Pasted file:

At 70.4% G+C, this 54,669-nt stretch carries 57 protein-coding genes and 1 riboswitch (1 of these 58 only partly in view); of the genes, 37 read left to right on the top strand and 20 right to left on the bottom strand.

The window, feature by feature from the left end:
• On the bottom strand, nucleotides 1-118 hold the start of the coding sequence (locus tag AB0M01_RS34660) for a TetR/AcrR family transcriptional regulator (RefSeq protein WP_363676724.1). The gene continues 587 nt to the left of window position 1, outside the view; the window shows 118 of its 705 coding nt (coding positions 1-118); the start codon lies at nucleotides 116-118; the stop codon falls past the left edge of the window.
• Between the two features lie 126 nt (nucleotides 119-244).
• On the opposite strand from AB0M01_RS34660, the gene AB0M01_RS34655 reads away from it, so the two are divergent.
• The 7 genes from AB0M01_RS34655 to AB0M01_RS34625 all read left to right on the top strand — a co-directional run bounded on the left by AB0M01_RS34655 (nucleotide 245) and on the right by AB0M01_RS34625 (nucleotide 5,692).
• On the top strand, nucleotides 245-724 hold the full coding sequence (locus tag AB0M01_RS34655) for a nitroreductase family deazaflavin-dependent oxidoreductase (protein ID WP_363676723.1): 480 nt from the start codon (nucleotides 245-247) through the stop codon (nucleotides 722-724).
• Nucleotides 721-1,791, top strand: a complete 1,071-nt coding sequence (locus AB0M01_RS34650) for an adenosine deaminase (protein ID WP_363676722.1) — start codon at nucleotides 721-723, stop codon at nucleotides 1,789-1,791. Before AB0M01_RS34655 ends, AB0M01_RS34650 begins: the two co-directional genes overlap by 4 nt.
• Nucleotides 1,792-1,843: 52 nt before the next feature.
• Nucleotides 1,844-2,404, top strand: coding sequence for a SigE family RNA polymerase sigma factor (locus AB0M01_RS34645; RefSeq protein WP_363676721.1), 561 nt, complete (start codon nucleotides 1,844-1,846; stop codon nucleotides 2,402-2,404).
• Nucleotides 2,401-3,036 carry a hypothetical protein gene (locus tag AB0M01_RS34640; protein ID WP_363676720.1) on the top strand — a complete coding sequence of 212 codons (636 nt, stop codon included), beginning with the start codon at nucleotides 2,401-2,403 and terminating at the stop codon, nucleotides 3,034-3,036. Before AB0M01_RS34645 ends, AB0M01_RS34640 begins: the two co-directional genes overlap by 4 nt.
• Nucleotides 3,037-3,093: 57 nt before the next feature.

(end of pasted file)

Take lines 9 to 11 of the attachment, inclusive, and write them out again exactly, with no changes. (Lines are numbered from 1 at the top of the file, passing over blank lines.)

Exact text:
• Nucleotides 1,792-1,843: 52 nt before the next feature.
• Nucleotides 1,844-2,404, top strand: coding sequence for a SigE family RNA polymerase sigma factor (locus AB0M01_RS34645; RefSeq protein WP_363676721.1), 561 nt, complete (start codon nucleotides 1,844-1,846; stop codon nucleotides 2,402-2,404).
• Nucleotides 2,401-3,036 carry a hypothetical protein gene (locus tag AB0M01_RS34640; protein ID WP_363676720.1) on the top strand — a complete coding sequence of 212 codons (636 nt, stop codon included), beginning with the start codon at nucleotides 2,401-2,403 and terminating at the stop codon, nucleotides 3,034-3,036. Before AB0M01_RS34645 ends, AB0M01_RS34640 begins: the two co-directional genes overlap by 4 nt.